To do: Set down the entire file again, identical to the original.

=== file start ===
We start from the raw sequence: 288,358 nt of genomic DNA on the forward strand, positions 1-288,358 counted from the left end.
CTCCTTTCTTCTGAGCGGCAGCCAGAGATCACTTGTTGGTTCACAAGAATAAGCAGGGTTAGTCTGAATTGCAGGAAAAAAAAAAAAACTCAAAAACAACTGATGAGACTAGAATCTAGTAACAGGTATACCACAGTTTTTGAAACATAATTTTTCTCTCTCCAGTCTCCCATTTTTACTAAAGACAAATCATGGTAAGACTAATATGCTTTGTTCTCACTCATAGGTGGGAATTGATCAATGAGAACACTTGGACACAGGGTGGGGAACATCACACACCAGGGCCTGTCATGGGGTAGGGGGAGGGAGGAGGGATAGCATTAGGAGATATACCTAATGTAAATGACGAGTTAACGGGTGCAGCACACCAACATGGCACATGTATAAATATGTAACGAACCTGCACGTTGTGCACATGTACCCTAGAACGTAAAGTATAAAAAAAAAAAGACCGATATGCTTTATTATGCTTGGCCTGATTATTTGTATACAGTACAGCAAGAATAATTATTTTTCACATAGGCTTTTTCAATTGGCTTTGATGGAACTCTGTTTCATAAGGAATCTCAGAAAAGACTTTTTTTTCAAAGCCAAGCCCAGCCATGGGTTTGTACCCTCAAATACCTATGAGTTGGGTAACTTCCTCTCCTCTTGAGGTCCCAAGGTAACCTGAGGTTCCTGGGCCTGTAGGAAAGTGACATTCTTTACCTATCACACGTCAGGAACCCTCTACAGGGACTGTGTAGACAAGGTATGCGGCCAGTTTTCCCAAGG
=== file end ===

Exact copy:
We start from the raw sequence: 288,358 nt of genomic DNA on the forward strand, positions 1-288,358 counted from the left end.
CTCCTTTCTTCTGAGCGGCAGCCAGAGATCACTTGTTGGTTCACAAGAATAAGCAGGGTTAGTCTGAATTGCAGGAAAAAAAAAAAAACTCAAAAACAACTGATGAGACTAGAATCTAGTAACAGGTATACCACAGTTTTTGAAACATAATTTTTCTCTCTCCAGTCTCCCATTTTTACTAAAGACAAATCATGGTAAGACTAATATGCTTTGTTCTCACTCATAGGTGGGAATTGATCAATGAGAACACTTGGACACAGGGTGGGGAACATCACACACCAGGGCCTGTCATGGGGTAGGGGGAGGGAGGAGGGATAGCATTAGGAGATATACCTAATGTAAATGACGAGTTAACGGGTGCAGCACACCAACATGGCACATGTATAAATATGTAACGAACCTGCACGTTGTGCACATGTACCCTAGAACGTAAAGTATAAAAAAAAAAAGACCGATATGCTTTATTATGCTTGGCCTGATTATTTGTATACAGTACAGCAAGAATAATTATTTTTCACATAGGCTTTTTCAATTGGCTTTGATGGAACTCTGTTTCATAAGGAATCTCAGAAAAGACTTTTTTTTCAAAGCCAAGCCCAGCCATGGGTTTGTACCCTCAAATACCTATGAGTTGGGTAACTTCCTCTCCTCTTGAGGTCCCAAGGTAACCTGAGGTTCCTGGGCCTGTAGGAAAGTGACATTCTTTACCTATCACACGTCAGGAACCCTCTACAGGGACTGTGTAGACAAGGTATGCGGCCAGTTTTCCCAAGG